A Copywriter’s Seven Step Process to Blog Writing
There are loads of tips on how to write a blog on the internet. A quick google search will deliver more advice than you know what to do with. It can be confusing, and you won’t know who to trust or where to begin.
I don’t want to add to your confusion, but I do have some simple advice that as a copywriter, I feel I could share in the hopes that it might help someone out there! If it just helps one person, it’s worth it.
Getting Started – Clients Come First
In my previous blogs we’ve explored why we should be blogging and what you can expect from a copywriter. As I write this blog, I’m actually following my own advice, thinking as I go about the process I go through, so that I can share it with you.
This morning I sat down at my computer, took a look through my socials and noted that it was a month since I last blogged. I got a nice little bit of traction from my last blog, and it was clear that I needed to write another. This led me to my first and possibly my most important piece of advice.
Step One: Think about your clients first and foremost. What will be useful to them?
The next step in my blog journey was to provide advice about how to actually write one! I am not however, a teacher. I find this aspect of modern business quite challenging. Once you get good at something, people want you to teach them how to do it. Faced with this challenge I could easily google “how to write a blog” and reword and paraphrase someone else’s words. But that would be inauthentic and I’m about as authentic as they come.
So, after deciding that I need to share my process and that clients may find this useful, that gives me my subject.
Step Two: Decide on your subject.
Your subject is what will be useful to your client and what you feel you can write about, but it also needs to have a hook back to your own business, something that will drive your own sales. This is your call to action. Obviously, mine will be that if my readers decide they can’t be bothered learning how to write a blog for themselves, or they don’t have time, or they like my style – they know where to find me to hire my services. So that’s my call to action – which I (usually) leave till the end.
Step Three: Decide your call to action.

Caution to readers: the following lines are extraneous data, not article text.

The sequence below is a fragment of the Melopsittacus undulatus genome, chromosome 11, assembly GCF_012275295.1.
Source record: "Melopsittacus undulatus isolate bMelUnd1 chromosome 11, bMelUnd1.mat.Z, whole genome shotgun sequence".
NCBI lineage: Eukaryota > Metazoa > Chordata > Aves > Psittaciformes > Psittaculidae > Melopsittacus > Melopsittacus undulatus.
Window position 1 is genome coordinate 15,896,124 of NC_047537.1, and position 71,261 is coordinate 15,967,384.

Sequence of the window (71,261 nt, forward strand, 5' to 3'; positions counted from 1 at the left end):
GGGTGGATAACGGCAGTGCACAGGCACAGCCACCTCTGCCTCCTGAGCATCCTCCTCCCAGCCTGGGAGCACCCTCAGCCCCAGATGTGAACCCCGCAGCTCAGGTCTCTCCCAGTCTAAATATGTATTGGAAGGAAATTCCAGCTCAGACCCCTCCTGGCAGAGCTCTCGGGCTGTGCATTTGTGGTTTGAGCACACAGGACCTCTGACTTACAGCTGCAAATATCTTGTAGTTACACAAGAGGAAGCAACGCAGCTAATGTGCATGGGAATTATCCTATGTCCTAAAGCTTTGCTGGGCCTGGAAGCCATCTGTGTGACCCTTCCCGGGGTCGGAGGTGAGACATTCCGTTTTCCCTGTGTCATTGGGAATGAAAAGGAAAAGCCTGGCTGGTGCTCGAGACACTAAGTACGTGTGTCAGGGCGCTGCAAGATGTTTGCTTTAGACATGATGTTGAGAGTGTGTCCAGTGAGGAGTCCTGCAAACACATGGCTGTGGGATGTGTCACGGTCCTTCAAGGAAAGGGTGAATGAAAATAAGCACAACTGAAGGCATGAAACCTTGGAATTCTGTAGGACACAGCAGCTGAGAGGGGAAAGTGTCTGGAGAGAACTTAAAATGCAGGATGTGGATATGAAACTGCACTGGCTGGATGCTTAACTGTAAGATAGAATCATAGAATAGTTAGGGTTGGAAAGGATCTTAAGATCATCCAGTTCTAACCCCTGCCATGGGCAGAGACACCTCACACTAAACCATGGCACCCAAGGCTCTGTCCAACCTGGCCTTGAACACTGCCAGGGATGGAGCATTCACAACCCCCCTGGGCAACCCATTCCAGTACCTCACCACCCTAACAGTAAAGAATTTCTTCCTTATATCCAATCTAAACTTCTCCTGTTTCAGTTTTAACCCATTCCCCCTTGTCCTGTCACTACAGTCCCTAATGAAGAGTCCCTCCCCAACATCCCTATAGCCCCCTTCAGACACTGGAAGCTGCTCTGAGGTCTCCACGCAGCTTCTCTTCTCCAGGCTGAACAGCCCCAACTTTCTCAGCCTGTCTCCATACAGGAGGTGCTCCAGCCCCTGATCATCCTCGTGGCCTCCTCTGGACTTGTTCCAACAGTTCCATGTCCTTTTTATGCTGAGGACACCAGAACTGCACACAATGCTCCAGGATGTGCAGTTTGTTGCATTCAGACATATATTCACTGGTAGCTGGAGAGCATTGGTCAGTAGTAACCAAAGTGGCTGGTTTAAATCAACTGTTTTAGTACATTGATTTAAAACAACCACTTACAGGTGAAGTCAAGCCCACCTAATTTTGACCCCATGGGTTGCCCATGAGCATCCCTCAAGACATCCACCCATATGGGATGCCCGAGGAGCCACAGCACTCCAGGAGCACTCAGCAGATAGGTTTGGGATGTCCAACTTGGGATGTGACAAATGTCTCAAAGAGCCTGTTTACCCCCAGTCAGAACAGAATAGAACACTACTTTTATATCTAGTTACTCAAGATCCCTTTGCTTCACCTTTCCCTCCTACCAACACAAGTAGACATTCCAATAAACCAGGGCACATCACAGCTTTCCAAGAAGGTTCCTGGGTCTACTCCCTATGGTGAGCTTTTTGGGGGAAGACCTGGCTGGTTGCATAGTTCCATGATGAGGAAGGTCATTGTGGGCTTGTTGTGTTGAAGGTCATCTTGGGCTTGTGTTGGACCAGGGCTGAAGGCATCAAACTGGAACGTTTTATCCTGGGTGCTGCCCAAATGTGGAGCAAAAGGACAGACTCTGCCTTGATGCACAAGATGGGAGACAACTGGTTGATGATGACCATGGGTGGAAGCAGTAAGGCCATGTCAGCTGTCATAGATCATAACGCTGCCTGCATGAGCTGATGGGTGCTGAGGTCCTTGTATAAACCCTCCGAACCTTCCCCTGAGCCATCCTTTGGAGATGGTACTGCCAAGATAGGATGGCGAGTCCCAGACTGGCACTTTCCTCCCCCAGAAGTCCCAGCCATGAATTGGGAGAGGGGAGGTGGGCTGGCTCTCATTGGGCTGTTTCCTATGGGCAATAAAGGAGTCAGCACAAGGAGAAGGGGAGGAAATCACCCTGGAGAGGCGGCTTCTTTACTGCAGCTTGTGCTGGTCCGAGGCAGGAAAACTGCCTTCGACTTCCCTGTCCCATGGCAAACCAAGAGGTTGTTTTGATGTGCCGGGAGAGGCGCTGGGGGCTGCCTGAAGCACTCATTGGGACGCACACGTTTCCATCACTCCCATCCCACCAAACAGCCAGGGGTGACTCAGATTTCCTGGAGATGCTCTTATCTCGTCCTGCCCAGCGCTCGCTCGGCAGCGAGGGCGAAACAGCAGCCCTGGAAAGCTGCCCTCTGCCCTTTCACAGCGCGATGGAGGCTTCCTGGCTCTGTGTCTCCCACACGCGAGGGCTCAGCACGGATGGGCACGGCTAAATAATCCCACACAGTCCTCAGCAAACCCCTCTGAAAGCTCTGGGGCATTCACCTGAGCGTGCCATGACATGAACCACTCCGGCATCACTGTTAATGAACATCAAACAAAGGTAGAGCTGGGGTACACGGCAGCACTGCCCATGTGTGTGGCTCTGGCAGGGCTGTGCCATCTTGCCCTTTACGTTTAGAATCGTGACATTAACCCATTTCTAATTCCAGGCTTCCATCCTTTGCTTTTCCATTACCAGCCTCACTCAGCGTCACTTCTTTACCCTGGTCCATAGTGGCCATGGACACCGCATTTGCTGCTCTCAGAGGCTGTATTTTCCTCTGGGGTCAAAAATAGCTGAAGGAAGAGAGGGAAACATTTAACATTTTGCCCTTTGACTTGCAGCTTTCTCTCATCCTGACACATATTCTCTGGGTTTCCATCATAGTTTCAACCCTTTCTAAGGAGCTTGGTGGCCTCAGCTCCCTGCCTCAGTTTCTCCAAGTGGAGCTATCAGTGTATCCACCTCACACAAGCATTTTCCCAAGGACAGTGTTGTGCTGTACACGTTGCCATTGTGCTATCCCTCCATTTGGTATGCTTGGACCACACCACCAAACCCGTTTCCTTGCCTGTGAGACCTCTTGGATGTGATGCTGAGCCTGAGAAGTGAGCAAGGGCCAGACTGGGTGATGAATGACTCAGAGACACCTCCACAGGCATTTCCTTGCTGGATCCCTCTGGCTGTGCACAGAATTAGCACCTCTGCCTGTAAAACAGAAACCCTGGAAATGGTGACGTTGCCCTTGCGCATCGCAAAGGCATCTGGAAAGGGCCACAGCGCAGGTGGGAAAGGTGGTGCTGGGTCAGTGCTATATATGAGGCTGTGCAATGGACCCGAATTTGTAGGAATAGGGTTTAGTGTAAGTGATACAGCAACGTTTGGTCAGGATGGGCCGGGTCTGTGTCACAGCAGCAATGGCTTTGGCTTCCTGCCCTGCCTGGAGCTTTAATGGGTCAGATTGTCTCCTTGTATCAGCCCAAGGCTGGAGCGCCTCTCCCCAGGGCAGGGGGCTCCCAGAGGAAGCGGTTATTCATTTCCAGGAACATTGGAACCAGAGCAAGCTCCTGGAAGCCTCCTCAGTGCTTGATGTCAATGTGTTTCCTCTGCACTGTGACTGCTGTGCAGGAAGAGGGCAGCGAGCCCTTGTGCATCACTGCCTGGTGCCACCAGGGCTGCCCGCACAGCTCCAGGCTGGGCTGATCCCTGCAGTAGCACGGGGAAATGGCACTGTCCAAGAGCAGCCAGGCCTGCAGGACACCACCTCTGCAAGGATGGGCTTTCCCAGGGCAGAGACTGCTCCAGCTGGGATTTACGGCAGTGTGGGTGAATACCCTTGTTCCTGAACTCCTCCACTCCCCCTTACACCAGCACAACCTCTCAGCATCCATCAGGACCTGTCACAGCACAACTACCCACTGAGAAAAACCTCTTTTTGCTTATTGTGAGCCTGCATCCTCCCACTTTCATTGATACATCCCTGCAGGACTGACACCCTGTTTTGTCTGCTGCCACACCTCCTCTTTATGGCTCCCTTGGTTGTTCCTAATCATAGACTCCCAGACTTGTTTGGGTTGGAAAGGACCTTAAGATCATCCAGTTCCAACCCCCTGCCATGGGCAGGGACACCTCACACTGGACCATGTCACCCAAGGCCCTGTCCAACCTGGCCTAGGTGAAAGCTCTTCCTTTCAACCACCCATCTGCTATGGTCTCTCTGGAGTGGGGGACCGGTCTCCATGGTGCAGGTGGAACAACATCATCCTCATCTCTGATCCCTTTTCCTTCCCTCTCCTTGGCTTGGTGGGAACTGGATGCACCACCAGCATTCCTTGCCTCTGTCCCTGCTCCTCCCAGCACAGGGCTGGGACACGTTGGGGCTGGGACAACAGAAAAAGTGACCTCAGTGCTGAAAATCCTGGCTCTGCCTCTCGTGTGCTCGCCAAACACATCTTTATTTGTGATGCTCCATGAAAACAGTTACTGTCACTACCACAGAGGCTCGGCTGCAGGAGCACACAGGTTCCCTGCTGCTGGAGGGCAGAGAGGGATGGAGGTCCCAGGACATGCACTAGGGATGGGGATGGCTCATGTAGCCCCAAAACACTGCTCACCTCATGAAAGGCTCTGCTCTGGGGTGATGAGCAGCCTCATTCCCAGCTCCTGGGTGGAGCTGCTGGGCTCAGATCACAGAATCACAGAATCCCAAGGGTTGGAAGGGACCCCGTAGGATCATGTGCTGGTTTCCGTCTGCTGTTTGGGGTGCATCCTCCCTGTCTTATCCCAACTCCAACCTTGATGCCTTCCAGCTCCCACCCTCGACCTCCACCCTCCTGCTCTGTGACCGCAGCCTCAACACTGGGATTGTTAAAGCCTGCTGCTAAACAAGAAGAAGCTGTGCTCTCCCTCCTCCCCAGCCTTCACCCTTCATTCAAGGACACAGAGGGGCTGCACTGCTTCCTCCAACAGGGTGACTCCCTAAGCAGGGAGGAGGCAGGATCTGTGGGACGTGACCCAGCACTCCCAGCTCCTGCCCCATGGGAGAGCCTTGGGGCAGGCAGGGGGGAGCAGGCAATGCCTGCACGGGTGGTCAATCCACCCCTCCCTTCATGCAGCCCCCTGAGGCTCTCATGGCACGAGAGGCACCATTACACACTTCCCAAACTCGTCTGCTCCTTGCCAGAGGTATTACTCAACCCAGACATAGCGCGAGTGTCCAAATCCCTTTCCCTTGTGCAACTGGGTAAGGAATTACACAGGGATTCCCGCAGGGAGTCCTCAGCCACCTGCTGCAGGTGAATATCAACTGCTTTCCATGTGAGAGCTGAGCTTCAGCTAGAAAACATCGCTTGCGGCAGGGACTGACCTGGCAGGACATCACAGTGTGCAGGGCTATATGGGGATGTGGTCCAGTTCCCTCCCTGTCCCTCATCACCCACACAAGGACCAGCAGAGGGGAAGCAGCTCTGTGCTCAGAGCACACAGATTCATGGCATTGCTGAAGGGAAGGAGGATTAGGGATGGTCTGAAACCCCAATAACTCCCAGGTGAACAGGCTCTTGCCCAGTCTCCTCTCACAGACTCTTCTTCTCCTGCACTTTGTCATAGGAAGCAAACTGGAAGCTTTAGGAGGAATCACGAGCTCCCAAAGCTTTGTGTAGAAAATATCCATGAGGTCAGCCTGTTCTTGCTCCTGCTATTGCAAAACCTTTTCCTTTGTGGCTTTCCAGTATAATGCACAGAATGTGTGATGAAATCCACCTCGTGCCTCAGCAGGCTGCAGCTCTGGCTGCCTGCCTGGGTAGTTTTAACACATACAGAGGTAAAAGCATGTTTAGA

Once we know where we’re headed, it’s time to start writing. There are lots of blog templates out there (https://blog.hubspot.com/marketing/how-to-start-a-blog) that will give you a structure to write within and that’s absolutely fine and extremely useful, especially when you’re starting out or not feeling too confident - 'Top Ten Tips for Blah Blah' or 'How To Do Something' or 'Attention Target Client – Why You Need My Product', but I tend to be me more organic than that. Begin at the beginning. Your introduction paragraph should hook the reader and sketch out what they will gain from reading your blog.
Step Four: Write a good introduction.
Another important piece of advice I can give you is to just start writing. Don’t worry about how good or bad it may be, just get it all out on the screen. Once you’re finished you can go back and edit, read it out loud, let a friend read it or send it to a copywriter for an edit (which will be cheaper than asking them to write it in the first instance).
Step Five: Just write it.
As you write, remember your client. Have them in your mind and make sure you’re still speaking to them and delivering what they need. Also – don’t write exactly the way you speak. There is some structure required in order for things to read well. Stylistically, a conversational tone is fine (and mine tends to be that way), but I often read things that aren’t written in full sentences because they have been written in the way someone would speak and this can be confusing for the reader and look unprofessional and unpolished.
Step Six: Stick to basic grammar and structure.
Basic grammar rules and structural concepts that will make a difference are:
Every sentence needs a doing word (verb).
Every time you change or add an “idea” to a sentence, it requires a comma. (See what I did there?)
Mix up the sentence lengths, it will make the whole more readable.
Dot points are great – easy and quick to read.
Sub-headings break up the text and make it all more readable (plus Google likes them).
Try to keep within 700 words. Most blogs are between 500 and 700 words. (I’m already breaking my own rule!)
Don’t forget your keywords and links.
Pop your call to action in the conclusion or below it.
Find yourself a great image or several images.
Once it’s all written and edited and you’re happy with it, decide on your heading. I always leave this till last because you can never really be sure where you’ll end up. A great example is that I didn’t know when I started that I would end up with 7 steps to writing a blog. Now that I know that, I’m thinking that my heading may well reflect that.
Step Seven: Write a great heading.
Ideally your heading will include at least one keyword that you’re wanting to be found for and don’t forget your header tags. The heading needs to attract the right attention and accurately describe what the article or blog will deliver.
So there we have it, a broad stroke on how to write a blog. And you know it – if you don’t fancy doing it yourself, check out my business packages. https://www.lianemorris.com.au/business-packages. If you’re looking for SEO help, Sharyn Frazer at https://www.beaconworth.com.au/ can help you and if it’s images you’re looking for, I use https://unsplash.com/ for freebies or the beautiful images by Trish Fields at https://www.styleshootsocial.com/ always stand me in good stead.